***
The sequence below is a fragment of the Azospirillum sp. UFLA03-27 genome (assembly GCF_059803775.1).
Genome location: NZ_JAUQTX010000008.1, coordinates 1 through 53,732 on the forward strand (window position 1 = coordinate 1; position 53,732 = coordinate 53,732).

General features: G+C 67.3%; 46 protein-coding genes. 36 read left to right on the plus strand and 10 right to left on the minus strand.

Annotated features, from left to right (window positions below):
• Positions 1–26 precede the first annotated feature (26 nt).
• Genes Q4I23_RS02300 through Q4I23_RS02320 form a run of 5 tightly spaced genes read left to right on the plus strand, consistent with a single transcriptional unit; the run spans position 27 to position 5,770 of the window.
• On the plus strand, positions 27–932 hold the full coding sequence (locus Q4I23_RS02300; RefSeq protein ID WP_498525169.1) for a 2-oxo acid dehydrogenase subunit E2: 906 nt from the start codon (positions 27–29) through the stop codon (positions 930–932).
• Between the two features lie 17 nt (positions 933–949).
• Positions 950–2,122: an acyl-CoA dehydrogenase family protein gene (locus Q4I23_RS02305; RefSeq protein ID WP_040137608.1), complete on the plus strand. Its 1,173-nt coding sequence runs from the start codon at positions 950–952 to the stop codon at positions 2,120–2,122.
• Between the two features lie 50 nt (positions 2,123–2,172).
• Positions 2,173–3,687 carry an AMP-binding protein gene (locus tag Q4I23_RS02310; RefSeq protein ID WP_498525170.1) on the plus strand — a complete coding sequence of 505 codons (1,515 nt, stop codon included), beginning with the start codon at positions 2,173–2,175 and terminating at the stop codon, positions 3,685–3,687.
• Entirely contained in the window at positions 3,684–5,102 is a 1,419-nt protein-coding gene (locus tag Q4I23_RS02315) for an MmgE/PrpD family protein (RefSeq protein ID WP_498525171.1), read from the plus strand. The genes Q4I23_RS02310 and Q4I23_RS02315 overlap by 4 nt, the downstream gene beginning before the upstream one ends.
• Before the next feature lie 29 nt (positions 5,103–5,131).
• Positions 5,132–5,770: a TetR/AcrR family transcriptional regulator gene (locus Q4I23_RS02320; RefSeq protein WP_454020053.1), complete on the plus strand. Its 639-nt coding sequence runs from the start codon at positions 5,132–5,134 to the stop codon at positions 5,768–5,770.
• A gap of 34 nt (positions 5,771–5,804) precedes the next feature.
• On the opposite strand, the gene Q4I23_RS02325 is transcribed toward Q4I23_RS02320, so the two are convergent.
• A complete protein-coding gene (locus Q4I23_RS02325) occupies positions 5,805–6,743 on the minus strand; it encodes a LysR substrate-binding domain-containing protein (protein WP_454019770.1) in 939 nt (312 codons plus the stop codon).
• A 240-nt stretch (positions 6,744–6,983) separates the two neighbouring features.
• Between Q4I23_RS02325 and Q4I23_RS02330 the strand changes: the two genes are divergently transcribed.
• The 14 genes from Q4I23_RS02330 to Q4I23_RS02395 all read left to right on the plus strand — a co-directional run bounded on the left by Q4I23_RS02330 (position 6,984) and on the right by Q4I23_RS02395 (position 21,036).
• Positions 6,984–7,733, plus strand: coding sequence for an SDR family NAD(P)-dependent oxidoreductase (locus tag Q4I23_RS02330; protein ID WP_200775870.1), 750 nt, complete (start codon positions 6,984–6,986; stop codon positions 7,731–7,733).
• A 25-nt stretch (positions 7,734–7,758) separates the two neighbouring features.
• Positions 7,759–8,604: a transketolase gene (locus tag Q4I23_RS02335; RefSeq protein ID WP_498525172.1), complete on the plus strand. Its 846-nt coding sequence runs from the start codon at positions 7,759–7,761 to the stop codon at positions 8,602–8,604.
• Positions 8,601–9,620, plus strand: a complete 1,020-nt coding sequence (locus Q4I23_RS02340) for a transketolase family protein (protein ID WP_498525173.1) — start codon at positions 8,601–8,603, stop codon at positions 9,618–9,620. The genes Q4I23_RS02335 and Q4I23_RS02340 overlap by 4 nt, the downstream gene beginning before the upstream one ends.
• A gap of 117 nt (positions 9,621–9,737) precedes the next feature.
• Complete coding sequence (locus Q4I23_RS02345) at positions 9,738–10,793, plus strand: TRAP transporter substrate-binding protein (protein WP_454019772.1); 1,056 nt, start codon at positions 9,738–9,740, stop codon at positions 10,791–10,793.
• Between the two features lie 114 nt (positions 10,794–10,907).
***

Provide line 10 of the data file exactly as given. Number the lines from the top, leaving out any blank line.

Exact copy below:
• Between the two features lie 50 nt (positions 2,123–2,172).